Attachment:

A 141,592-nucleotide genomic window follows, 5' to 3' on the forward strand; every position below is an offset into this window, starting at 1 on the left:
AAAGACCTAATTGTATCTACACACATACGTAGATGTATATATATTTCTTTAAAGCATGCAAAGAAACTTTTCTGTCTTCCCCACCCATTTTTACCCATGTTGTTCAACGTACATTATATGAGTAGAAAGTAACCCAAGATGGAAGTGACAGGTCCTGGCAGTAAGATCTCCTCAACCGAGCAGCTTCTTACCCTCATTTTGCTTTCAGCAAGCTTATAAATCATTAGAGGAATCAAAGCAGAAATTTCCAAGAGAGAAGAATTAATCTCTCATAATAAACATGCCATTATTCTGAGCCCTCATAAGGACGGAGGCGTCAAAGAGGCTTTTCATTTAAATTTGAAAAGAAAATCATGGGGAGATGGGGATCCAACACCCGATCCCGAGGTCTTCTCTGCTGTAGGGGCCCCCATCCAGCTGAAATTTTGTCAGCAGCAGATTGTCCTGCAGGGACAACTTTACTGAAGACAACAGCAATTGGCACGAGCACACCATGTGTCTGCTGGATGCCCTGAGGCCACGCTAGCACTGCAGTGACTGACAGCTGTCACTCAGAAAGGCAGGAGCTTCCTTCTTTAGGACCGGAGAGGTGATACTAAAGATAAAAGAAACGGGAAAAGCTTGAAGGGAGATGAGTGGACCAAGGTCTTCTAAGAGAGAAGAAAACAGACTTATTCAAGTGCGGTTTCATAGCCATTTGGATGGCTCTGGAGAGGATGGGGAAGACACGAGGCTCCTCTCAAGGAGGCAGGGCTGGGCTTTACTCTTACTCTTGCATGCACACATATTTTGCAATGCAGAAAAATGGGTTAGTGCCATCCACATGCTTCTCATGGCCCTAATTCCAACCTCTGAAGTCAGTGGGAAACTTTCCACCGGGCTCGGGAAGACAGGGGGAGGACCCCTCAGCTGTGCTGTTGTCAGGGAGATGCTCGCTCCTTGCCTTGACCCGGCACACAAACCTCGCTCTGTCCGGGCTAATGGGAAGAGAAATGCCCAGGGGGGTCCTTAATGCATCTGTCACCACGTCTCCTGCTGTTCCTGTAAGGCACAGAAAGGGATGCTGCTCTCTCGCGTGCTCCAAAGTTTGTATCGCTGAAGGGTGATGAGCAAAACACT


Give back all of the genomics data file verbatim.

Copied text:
A 141,592-nucleotide genomic window follows, 5' to 3' on the forward strand; every position below is an offset into this window, starting at 1 on the left:
AAAGACCTAATTGTATCTACACACATACGTAGATGTATATATATTTCTTTAAAGCATGCAAAGAAACTTTTCTGTCTTCCCCACCCATTTTTACCCATGTTGTTCAACGTACATTATATGAGTAGAAAGTAACCCAAGATGGAAGTGACAGGTCCTGGCAGTAAGATCTCCTCAACCGAGCAGCTTCTTACCCTCATTTTGCTTTCAGCAAGCTTATAAATCATTAGAGGAATCAAAGCAGAAATTTCCAAGAGAGAAGAATTAATCTCTCATAATAAACATGCCATTATTCTGAGCCCTCATAAGGACGGAGGCGTCAAAGAGGCTTTTCATTTAAATTTGAAAAGAAAATCATGGGGAGATGGGGATCCAACACCCGATCCCGAGGTCTTCTCTGCTGTAGGGGCCCCCATCCAGCTGAAATTTTGTCAGCAGCAGATTGTCCTGCAGGGACAACTTTACTGAAGACAACAGCAATTGGCACGAGCACACCATGTGTCTGCTGGATGCCCTGAGGCCACGCTAGCACTGCAGTGACTGACAGCTGTCACTCAGAAAGGCAGGAGCTTCCTTCTTTAGGACCGGAGAGGTGATACTAAAGATAAAAGAAACGGGAAAAGCTTGAAGGGAGATGAGTGGACCAAGGTCTTCTAAGAGAGAAGAAAACAGACTTATTCAAGTGCGGTTTCATAGCCATTTGGATGGCTCTGGAGAGGATGGGGAAGACACGAGGCTCCTCTCAAGGAGGCAGGGCTGGGCTTTACTCTTACTCTTGCATGCACACATATTTTGCAATGCAGAAAAATGGGTTAGTGCCATCCACATGCTTCTCATGGCCCTAATTCCAACCTCTGAAGTCAGTGGGAAACTTTCCACCGGGCTCGGGAAGACAGGGGGAGGACCCCTCAGCTGTGCTGTTGTCAGGGAGATGCTCGCTCCTTGCCTTGACCCGGCACACAAACCTCGCTCTGTCCGGGCTAATGGGAAGAGAAATGCCCAGGGGGGTCCTTAATGCATCTGTCACCACGTCTCCTGCTGTTCCTGTAAGGCACAGAAAGGGATGCTGCTCTCTCGCGTGCTCCAAAGTTTGTATCGCTGAAGGGTGATGAGCAAAACACT